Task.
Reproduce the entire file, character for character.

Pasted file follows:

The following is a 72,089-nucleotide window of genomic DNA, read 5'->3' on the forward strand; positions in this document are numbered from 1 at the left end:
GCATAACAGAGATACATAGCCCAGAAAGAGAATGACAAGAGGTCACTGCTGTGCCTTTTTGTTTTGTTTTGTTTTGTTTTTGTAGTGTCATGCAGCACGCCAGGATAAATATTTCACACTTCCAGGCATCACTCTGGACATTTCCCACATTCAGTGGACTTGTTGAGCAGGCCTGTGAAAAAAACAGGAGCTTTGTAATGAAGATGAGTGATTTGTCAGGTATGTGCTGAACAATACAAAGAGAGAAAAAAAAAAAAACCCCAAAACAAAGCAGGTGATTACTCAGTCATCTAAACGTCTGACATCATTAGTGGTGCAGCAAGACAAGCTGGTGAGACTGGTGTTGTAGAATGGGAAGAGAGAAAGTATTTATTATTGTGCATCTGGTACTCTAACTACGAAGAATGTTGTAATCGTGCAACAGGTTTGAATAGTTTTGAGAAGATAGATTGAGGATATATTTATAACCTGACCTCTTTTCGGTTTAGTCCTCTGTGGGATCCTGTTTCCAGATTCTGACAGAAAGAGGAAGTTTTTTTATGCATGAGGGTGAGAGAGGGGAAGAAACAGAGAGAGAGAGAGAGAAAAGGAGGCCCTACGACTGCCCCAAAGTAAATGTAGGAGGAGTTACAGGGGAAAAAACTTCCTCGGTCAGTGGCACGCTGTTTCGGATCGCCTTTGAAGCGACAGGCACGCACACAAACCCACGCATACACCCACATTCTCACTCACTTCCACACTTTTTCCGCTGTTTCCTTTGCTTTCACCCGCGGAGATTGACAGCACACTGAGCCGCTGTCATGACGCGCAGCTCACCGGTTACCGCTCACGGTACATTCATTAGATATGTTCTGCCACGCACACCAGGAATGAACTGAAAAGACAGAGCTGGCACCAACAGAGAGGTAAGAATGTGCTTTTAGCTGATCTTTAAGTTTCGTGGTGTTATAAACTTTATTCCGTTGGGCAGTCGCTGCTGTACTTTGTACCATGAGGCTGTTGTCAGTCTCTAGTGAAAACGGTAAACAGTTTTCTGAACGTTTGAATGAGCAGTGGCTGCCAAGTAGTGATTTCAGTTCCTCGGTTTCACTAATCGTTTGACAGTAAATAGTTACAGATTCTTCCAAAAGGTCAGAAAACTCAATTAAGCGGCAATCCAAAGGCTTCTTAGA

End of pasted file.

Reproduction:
The following is a 72,089-nucleotide window of genomic DNA, read 5'->3' on the forward strand; positions in this document are numbered from 1 at the left end:
GCATAACAGAGATACATAGCCCAGAAAGAGAATGACAAGAGGTCACTGCTGTGCCTTTTTGTTTTGTTTTGTTTTGTTTTTGTAGTGTCATGCAGCACGCCAGGATAAATATTTCACACTTCCAGGCATCACTCTGGACATTTCCCACATTCAGTGGACTTGTTGAGCAGGCCTGTGAAAAAAACAGGAGCTTTGTAATGAAGATGAGTGATTTGTCAGGTATGTGCTGAACAATACAAAGAGAGAAAAAAAAAAAAACCCCAAAACAAAGCAGGTGATTACTCAGTCATCTAAACGTCTGACATCATTAGTGGTGCAGCAAGACAAGCTGGTGAGACTGGTGTTGTAGAATGGGAAGAGAGAAAGTATTTATTATTGTGCATCTGGTACTCTAACTACGAAGAATGTTGTAATCGTGCAACAGGTTTGAATAGTTTTGAGAAGATAGATTGAGGATATATTTATAACCTGACCTCTTTTCGGTTTAGTCCTCTGTGGGATCCTGTTTCCAGATTCTGACAGAAAGAGGAAGTTTTTTTATGCATGAGGGTGAGAGAGGGGAAGAAACAGAGAGAGAGAGAGAGAAAAGGAGGCCCTACGACTGCCCCAAAGTAAATGTAGGAGGAGTTACAGGGGAAAAAACTTCCTCGGTCAGTGGCACGCTGTTTCGGATCGCCTTTGAAGCGACAGGCACGCACACAAACCCACGCATACACCCACATTCTCACTCACTTCCACACTTTTTCCGCTGTTTCCTTTGCTTTCACCCGCGGAGATTGACAGCACACTGAGCCGCTGTCATGACGCGCAGCTCACCGGTTACCGCTCACGGTACATTCATTAGATATGTTCTGCCACGCACACCAGGAATGAACTGAAAAGACAGAGCTGGCACCAACAGAGAGGTAAGAATGTGCTTTTAGCTGATCTTTAAGTTTCGTGGTGTTATAAACTTTATTCCGTTGGGCAGTCGCTGCTGTACTTTGTACCATGAGGCTGTTGTCAGTCTCTAGTGAAAACGGTAAACAGTTTTCTGAACGTTTGAATGAGCAGTGGCTGCCAAGTAGTGATTTCAGTTCCTCGGTTTCACTAATCGTTTGACAGTAAATAGTTACAGATTCTTCCAAAAGGTCAGAAAACTCAATTAAGCGGCAATCCAAAGGCTTCTTAGA